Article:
News Corp’s COO assured investors this morning that the introduction later today of the Fox Sports 1 cable network is a smart long term strategy, even though it will result in losses for the next few years. The company will convert its Speed channel into a national, general sports channel and has to make a “manageable investment” while it tries to ”ramp up the rate” that cable and satellite companies pay for the existing service, Carey told the Deutsche Bank Media, Internet and Telecom conference. Pay TV distributors currently shell out about 22 cents per subscriber each month for Speed — and $5.54 for ESPN — research firm SNL Kagan estimates. In the end, Carey says the upgraded sports channel could become “a multibillion dollar franchise.” The service will be “a natural fit” since sports “has been a huge part of the growth of Fox for 15 years….It’s a place where we can bring expertise, synergies and for us is part of growing and adding a new dimension to our business.” Although sports rights are expensive, Fox can “navigate that” and capitalize on programming that’s “ever more valuable and more unique in a world that’s fragmented.” The “key” to the effort, he says, is to “not try to beat ESPN.” It will take advantage of rights it bought for baseball, college football, college basketball and World Cup Soccer that “didn’t reside anywhere in the Fox family.” And Carey says that it’s especially important for Fox Sports to create compelling shows around the games. He notes that the “most important franchise at ESPN is Sports Center.”
What News Corp COO Chase Carey recently called the “world’s worst kept secret” – Fox’s still-unannounced plans to turn its Speed channel into a national general sports network called Fox Sports 1 — just became a little …
UPDATE: Major League Baseball Will Double Annual Rights Fees Following New Deals With Turner And Fox
UPDATE, 12:56 PM: The eight-year agreement with Fox Sports Media Group is the second shoe to drop today in Major League Baseball’s renewal deals, following the one we reported earlier with Turner. When you add these agreements with the one that MLB previously struck with ESPN, the league says that it will see a 100% increase in its annual rights fees compared with its current deals. That jibes with earlier leaks about the terms. In the new arrangement, which begins in 2014, Fox will keep the World Series and All-Star Game and share the League Championship Series and Division series with TBS and MLB Network. Fox will be able to broadcast 52 regular season games nationally on Saturdays, up from 26, and Fox can air 12 of them exclusively. The network also agreed to air a weekly 30-minute show created by Major League Baseball Productions. The pacts include TV Everywhere rights. They also end blackouts that prevented subscribers of MLB Extra Innings and MLB.tv from watching Saturday out-of-market games. Baseball Commissioner Allan H. (Bud) Selig says that “the unprecedented and historic commitment these networks have made to televising Major League Baseball for years to come is truly amazing.”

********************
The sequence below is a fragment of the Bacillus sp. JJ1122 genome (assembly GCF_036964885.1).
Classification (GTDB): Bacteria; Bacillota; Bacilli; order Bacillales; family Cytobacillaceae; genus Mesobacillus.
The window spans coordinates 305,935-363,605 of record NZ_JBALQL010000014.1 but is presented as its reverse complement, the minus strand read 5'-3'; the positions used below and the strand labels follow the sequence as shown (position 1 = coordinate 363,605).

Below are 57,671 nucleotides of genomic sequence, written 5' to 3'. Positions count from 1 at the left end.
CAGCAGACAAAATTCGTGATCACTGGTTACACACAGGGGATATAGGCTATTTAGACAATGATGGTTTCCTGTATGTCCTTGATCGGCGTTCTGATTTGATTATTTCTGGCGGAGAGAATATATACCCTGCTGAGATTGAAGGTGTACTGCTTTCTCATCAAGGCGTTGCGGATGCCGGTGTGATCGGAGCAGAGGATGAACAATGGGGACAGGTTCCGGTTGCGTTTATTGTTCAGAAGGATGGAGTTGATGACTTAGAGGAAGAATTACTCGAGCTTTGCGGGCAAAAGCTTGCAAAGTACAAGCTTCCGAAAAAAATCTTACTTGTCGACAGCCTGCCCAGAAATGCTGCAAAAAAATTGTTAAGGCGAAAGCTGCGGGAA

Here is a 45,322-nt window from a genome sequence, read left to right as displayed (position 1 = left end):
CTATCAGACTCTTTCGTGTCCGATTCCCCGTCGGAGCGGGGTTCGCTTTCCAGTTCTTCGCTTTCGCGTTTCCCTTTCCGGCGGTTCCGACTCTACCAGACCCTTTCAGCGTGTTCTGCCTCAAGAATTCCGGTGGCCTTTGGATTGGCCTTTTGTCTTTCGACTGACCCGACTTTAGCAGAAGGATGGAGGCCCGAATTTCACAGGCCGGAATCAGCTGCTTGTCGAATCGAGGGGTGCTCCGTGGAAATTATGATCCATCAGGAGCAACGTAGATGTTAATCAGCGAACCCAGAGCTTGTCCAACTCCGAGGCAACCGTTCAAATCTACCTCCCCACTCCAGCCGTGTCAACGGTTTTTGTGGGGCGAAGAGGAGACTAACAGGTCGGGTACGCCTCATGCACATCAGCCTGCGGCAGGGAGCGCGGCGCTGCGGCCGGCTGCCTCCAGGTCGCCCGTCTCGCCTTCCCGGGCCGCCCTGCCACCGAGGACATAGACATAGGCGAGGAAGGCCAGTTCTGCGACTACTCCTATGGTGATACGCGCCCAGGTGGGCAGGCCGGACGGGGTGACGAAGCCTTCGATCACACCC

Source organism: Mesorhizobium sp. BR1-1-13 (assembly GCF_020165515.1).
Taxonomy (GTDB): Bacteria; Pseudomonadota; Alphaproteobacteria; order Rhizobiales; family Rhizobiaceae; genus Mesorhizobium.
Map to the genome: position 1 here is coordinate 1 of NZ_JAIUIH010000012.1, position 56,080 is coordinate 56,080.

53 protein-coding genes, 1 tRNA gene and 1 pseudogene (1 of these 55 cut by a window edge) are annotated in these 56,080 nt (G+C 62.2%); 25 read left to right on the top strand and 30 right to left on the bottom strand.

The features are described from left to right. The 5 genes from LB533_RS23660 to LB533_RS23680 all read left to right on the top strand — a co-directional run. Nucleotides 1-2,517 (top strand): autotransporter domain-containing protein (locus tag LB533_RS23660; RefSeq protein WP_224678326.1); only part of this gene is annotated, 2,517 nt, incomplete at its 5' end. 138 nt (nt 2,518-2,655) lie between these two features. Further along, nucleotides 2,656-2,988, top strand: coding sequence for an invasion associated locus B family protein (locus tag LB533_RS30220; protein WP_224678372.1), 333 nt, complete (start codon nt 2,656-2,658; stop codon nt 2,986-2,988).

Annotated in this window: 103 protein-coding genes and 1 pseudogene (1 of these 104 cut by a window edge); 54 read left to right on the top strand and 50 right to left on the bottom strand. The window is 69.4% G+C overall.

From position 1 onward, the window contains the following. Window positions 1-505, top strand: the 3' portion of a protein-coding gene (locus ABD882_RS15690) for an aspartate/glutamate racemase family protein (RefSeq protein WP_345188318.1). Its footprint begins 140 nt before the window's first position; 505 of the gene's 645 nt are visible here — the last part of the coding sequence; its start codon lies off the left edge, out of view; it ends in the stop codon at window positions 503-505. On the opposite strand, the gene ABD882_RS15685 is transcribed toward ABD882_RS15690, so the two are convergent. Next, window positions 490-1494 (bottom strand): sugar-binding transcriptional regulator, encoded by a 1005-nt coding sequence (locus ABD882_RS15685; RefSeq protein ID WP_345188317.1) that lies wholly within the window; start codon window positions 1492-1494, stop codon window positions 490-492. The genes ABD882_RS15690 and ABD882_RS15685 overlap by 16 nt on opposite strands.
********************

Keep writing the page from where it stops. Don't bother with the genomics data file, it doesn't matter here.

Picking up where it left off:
The big question now is whether the networks will be able to pass some of the new costs off to pay TV distributors — and, by extension, consumers who might have to pay higher monthly bills. The deals with Fox and Turner will cost $6.8B over the eight years, Sports Business Daily reports. That comes to an average of $525M a year for Fox, and $325M a year for Turner. “The plain truth is that these MLB deals will send monthly pay-TV bills streaking skyward,” says American Cable Association Matthew Polka. “They will make life hard for families whose incomes, hammered by the recession, can’t keep pace with the greed of broadcasters, cable networks and sports leagues. And these MLB deals follow the announcement of equally harmful deals between the National Football League and CBS, NBC, Fox and ESPN worth more than $42 billion.”
Fox Network Group has promoted longtime business and legal affairs executive Karen Brodkin to EVP Business and Legal Affairs at the Fox Sports Media Group. The move continues a restructuring that began in June to bring most of …
It’s Official: UFC Signs Multi-Year Deal With Fox Sports; Fox To Air Live Events, FX Gets ‘Ultimate Fighter’
Los Angeles – Today, Ultimate Fighting Championship, the world’s leading mixed martial arts organization and No. 1 Pay-Per-View event provider in the world, finds its perfect media match in FOX, the No. 1 television network in the country. FOX Sports Media Group, the umbrella entity representing FOX Networks Group’s wide array of sports platforms, has reached a multi-year, multi-media rights agreement with Zuffa, LLC, owner of the UFC brand.
The landmark agreement, which puts UFC on par with many of the country’s professional sports organizations, delivers four live events in prime time or late night each year to the FOX broadcast network, home to the country’s biggest sports events, including the Super Bowl, World Series and Daytona 500. The first live event airs Saturday, Nov. 12 at 9:00 PM ET/6:00 PM PT. Additional programming on multiple FOX networks launches January 2012 and includes live fights, pre and post shows, countdown shows, UFC Unleashed, UFC Primetime, the UFC Knockout series, Best of Pride, weigh-in specials, and much more original content from extensive Zuffa archives. The agreement also provides for developing robust mobile and authenticated online offerings to exploit a vast array of digital platform rights.
In spring 2012, THE ULTIMATE FIGHTER, UFC’s signature weekly reality show moves to FX, FOX’s general entertainment cable network now in more than 99 million homes. With the move to FX, the show will feature a newly-designed format. FX is also set to televise another four-to six-live UFC events annually, with a mixture of additional events and programs heading to FSMG cable networks including FUEL TV.